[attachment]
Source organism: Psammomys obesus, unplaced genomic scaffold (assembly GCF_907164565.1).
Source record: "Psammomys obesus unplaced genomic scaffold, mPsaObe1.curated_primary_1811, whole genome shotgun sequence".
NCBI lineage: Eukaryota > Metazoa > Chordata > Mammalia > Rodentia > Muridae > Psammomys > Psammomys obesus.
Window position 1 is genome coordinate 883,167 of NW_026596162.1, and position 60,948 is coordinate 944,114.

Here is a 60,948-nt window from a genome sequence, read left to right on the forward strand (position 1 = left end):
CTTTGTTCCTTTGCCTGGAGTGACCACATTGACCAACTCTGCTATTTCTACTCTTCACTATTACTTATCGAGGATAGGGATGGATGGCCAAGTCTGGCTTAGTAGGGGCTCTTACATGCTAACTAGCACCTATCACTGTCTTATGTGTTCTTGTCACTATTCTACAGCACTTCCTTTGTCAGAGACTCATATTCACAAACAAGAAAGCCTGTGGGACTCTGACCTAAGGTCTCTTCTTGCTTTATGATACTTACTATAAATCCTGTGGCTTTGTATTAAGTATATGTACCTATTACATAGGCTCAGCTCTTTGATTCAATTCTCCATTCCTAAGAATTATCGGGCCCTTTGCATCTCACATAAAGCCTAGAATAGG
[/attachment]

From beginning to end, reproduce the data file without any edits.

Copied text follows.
Source organism: Psammomys obesus, unplaced genomic scaffold (assembly GCF_907164565.1).
Source record: "Psammomys obesus unplaced genomic scaffold, mPsaObe1.curated_primary_1811, whole genome shotgun sequence".
NCBI lineage: Eukaryota > Metazoa > Chordata > Mammalia > Rodentia > Muridae > Psammomys > Psammomys obesus.
Window position 1 is genome coordinate 883,167 of NW_026596162.1, and position 60,948 is coordinate 944,114.

Here is a 60,948-nt window from a genome sequence, read left to right on the forward strand (position 1 = left end):
CTTTGTTCCTTTGCCTGGAGTGACCACATTGACCAACTCTGCTATTTCTACTCTTCACTATTACTTATCGAGGATAGGGATGGATGGCCAAGTCTGGCTTAGTAGGGGCTCTTACATGCTAACTAGCACCTATCACTGTCTTATGTGTTCTTGTCACTATTCTACAGCACTTCCTTTGTCAGAGACTCATATTCACAAACAAGAAAGCCTGTGGGACTCTGACCTAAGGTCTCTTCTTGCTTTATGATACTTACTATAAATCCTGTGGCTTTGTATTAAGTATATGTACCTATTACATAGGCTCAGCTCTTTGATTCAATTCTCCATTCCTAAGAATTATCGGGCCCTTTGCATCTCACATAAAGCCTAGAATAGG